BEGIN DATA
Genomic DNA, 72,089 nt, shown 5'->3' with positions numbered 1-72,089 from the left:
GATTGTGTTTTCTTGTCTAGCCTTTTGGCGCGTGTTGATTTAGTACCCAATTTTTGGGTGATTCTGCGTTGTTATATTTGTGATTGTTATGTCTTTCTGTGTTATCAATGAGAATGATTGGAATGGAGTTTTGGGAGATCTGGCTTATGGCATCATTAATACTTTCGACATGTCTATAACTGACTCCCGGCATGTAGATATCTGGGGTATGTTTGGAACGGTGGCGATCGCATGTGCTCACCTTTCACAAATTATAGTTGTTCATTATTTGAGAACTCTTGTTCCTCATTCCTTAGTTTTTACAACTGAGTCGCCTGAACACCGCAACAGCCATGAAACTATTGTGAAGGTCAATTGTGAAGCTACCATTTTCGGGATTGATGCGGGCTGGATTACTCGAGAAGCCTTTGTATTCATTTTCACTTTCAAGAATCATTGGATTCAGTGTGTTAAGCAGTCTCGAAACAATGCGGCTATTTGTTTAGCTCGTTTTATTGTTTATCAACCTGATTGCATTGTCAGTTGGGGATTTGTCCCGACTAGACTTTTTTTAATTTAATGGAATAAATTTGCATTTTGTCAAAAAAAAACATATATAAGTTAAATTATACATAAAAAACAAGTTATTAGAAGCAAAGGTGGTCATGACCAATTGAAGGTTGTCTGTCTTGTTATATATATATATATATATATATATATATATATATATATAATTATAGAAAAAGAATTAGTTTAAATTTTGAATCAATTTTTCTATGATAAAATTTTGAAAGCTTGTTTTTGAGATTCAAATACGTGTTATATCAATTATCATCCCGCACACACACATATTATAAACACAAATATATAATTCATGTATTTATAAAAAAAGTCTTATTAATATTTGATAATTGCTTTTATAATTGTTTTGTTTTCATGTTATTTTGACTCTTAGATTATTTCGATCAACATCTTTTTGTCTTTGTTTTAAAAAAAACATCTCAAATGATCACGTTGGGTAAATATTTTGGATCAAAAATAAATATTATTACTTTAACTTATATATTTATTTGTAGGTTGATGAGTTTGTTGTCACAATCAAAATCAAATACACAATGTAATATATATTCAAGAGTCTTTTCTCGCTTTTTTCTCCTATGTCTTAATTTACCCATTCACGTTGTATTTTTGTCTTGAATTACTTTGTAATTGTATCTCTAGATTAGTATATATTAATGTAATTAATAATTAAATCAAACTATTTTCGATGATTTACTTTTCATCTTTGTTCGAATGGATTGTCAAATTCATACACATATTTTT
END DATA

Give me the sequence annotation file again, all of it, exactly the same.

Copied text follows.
Genomic DNA, 72,089 nt, shown 5'->3' with positions numbered 1-72,089 from the left:
GATTGTGTTTTCTTGTCTAGCCTTTTGGCGCGTGTTGATTTAGTACCCAATTTTTGGGTGATTCTGCGTTGTTATATTTGTGATTGTTATGTCTTTCTGTGTTATCAATGAGAATGATTGGAATGGAGTTTTGGGAGATCTGGCTTATGGCATCATTAATACTTTCGACATGTCTATAACTGACTCCCGGCATGTAGATATCTGGGGTATGTTTGGAACGGTGGCGATCGCATGTGCTCACCTTTCACAAATTATAGTTGTTCATTATTTGAGAACTCTTGTTCCTCATTCCTTAGTTTTTACAACTGAGTCGCCTGAACACCGCAACAGCCATGAAACTATTGTGAAGGTCAATTGTGAAGCTACCATTTTCGGGATTGATGCGGGCTGGATTACTCGAGAAGCCTTTGTATTCATTTTCACTTTCAAGAATCATTGGATTCAGTGTGTTAAGCAGTCTCGAAACAATGCGGCTATTTGTTTAGCTCGTTTTATTGTTTATCAACCTGATTGCATTGTCAGTTGGGGATTTGTCCCGACTAGACTTTTTTTAATTTAATGGAATAAATTTGCATTTTGTCAAAAAAAAACATATATAAGTTAAATTATACATAAAAAACAAGTTATTAGAAGCAAAGGTGGTCATGACCAATTGAAGGTTGTCTGTCTTGTTATATATATATATATATATATATATATATATATATATATAATTATAGAAAAAGAATTAGTTTAAATTTTGAATCAATTTTTCTATGATAAAATTTTGAAAGCTTGTTTTTGAGATTCAAATACGTGTTATATCAATTATCATCCCGCACACACACATATTATAAACACAAATATATAATTCATGTATTTATAAAAAAAGTCTTATTAATATTTGATAATTGCTTTTATAATTGTTTTGTTTTCATGTTATTTTGACTCTTAGATTATTTCGATCAACATCTTTTTGTCTTTGTTTTAAAAAAAACATCTCAAATGATCACGTTGGGTAAATATTTTGGATCAAAAATAAATATTATTACTTTAACTTATATATTTATTTGTAGGTTGATGAGTTTGTTGTCACAATCAAAATCAAATACACAATGTAATATATATTCAAGAGTCTTTTCTCGCTTTTTTCTCCTATGTCTTAATTTACCCATTCACGTTGTATTTTTGTCTTGAATTACTTTGTAATTGTATCTCTAGATTAGTATATATTAATGTAATTAATAATTAAATCAAACTATTTTCGATGATTTACTTTTCATCTTTGTTCGAATGGATTGTCAAATTCATACACATATTTTT